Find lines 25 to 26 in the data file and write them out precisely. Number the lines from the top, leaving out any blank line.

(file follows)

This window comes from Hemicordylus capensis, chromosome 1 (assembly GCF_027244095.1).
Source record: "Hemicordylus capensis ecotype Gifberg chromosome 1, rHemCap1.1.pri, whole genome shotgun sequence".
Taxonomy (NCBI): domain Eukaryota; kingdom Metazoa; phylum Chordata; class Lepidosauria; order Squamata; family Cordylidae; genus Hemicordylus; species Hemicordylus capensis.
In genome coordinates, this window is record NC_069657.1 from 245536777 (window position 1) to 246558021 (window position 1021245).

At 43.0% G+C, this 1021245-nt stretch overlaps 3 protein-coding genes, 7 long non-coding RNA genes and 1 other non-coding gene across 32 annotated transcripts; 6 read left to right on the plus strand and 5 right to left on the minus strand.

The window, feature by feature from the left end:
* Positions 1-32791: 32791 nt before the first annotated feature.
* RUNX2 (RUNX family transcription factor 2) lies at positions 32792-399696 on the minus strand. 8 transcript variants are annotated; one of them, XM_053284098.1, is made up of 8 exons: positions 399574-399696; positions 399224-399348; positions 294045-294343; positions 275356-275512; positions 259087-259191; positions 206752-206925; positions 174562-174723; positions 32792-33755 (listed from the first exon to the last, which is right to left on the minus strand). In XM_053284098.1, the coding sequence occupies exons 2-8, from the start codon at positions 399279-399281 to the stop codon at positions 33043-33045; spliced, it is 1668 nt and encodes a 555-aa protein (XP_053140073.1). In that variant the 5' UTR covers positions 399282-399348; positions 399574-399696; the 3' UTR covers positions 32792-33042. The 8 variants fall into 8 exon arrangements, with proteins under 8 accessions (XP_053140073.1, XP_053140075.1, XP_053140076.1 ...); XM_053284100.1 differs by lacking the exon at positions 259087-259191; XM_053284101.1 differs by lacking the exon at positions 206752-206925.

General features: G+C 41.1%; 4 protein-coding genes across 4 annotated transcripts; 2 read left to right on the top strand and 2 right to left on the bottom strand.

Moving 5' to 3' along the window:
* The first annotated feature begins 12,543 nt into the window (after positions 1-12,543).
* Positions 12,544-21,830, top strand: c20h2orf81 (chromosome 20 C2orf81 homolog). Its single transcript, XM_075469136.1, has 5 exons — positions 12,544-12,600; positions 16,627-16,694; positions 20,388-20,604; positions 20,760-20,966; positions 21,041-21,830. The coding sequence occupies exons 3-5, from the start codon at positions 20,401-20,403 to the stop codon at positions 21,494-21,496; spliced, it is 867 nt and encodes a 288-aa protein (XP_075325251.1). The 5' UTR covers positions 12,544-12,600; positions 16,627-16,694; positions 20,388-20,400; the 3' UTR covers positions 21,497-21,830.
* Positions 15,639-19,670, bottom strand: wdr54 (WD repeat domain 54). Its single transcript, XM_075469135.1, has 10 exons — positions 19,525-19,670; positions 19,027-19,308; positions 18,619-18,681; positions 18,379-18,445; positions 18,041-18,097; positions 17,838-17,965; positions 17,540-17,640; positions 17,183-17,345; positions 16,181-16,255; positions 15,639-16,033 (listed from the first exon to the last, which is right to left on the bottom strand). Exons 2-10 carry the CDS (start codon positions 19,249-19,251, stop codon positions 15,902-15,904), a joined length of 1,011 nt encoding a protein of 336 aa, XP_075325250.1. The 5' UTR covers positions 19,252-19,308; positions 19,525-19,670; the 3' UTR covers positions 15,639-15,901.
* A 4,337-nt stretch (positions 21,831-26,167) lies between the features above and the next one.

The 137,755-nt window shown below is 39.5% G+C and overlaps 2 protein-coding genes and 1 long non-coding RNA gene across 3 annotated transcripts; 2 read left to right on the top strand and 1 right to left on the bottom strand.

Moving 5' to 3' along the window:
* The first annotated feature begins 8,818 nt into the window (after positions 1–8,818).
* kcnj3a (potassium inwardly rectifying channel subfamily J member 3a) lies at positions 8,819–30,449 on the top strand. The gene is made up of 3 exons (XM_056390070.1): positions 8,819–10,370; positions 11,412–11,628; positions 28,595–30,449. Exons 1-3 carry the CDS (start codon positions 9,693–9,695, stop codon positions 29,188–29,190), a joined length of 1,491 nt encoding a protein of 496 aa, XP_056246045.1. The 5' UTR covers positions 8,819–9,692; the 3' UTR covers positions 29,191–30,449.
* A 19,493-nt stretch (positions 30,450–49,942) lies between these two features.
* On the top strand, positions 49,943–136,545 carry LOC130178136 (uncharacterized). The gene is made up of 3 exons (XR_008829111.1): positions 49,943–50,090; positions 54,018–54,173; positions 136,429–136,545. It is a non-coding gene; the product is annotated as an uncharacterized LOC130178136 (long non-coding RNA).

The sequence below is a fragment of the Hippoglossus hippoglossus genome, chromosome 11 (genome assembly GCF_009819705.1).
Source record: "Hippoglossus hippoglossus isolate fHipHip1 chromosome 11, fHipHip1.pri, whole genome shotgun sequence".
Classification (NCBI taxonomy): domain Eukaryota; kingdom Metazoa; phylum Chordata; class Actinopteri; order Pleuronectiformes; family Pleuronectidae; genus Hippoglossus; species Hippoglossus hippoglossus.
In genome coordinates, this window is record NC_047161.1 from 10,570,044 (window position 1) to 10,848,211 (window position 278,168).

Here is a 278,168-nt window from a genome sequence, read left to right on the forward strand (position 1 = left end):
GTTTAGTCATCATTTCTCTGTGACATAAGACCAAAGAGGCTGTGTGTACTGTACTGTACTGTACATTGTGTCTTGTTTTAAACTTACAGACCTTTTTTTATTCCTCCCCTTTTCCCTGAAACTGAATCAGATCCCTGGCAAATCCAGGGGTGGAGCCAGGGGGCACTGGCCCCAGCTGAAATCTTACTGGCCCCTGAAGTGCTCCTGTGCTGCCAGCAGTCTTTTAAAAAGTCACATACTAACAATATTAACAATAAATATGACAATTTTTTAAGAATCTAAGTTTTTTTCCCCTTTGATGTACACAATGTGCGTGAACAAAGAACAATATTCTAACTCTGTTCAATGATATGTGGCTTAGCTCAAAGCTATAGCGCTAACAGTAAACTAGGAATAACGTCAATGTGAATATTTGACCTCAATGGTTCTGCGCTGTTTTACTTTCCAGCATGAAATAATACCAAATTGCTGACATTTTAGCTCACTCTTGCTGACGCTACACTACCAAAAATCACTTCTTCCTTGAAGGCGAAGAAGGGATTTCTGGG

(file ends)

Here is a 278,168-nt window from a genome sequence, read left to right on the forward strand (position 1 = left end):
GTTTAGTCATCATTTCTCTGTGACATAAGACCAAAGAGGCTGTGTGTACTGTACTGTACTGTACATTGTGTCTTGTTTTAAACTTACAGACCTTTTTTTATTCCTCCCCTTTTCCCTGAAACTGAATCAGATCCCTGGCAAATCCAGGGGTGGAGCCAGGGGGCACTGGCCCCAGCTGAAATCTTACTGGCCCCTGAAGTGCTCCTGTGCTGCCAGCAGTCTTTTAAAAAGTCACATACTAACAATATTAACAATAAATATGACAATTTTTTAAGAATCTAAGTTTTTTTCCCCTTTGATGTACACAATGTGCGTGAACAAAGAACAATATTCTAACTCTGTTCAATGATATGTGGCTTAGCTCAAAGCTATAGCGCTAACAGTAAACTAGGAATAACGTCAATGTGAATATTTGACCTCAATGGTTCTGCGCTGTTTTACTTTCCAGCATGAAATAATACCAAATTGCTGACATTTTAGCTCACTCTTGCTGACGCTACACTACCAAAAATCACTTCTTCCTTGAAGGCGAAGAAGGGATTTCTGGG